Paul of Aegina


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Paul of Aegina

(ējī`nə), 7th cent.?, Greek physician. His only extant work is a medical history in seven books; it was translated into English, with a commentary by Francis Adams (3 vol., 1844–47). The sixth book, a treatise on surgery, influenced European and Arabic surgery in the Middle Ages.
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Mental Illness in Ancient Medicine: From Celsus to Paul of Aegina
INTRODUCTION: Empyema thoracis had been described since ancient time as reported by Hippocrates, Paul of aegina, fabricus and was a known complication that followed pulmonary infections and required external drainage for cure.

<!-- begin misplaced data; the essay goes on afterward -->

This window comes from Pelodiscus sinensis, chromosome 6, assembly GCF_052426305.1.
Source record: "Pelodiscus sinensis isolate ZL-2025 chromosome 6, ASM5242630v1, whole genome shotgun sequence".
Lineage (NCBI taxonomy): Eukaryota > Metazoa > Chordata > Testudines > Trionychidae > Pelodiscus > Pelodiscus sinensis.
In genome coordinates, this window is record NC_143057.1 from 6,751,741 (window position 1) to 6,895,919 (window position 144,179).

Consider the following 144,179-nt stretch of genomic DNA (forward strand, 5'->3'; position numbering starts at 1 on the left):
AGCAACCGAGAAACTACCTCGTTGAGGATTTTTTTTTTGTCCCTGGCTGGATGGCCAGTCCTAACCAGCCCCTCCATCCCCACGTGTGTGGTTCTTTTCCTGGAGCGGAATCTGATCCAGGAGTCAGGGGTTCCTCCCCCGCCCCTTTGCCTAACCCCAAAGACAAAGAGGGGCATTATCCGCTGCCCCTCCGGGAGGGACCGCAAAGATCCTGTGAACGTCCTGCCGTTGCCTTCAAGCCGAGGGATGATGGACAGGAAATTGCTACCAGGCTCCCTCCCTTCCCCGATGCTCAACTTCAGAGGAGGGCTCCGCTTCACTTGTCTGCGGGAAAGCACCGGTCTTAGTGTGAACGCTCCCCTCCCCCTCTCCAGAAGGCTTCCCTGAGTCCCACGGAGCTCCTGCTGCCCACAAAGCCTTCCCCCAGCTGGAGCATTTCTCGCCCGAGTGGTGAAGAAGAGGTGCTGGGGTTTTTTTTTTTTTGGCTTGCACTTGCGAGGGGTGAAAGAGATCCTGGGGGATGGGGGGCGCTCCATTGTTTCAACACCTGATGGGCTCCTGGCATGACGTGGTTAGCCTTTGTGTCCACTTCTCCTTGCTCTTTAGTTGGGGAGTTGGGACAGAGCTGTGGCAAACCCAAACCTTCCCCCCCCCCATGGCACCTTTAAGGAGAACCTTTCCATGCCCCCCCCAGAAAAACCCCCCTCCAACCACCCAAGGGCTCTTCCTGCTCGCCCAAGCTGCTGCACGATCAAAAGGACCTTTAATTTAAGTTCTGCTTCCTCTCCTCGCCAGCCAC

First Thyroid Surgery he said was done in 975AD by Paul of Aegina and first credible case was reported from School of Salerno in 13th Century.
Paul of Aegina (7th century), 'last of the Greek eclectics and compilers (1), wrote an excellent overview of surgical treatment of the eye (1)--by which time the era of Graeco-Roman antiquity was over, and Europe had collapsed into the Dark Ages.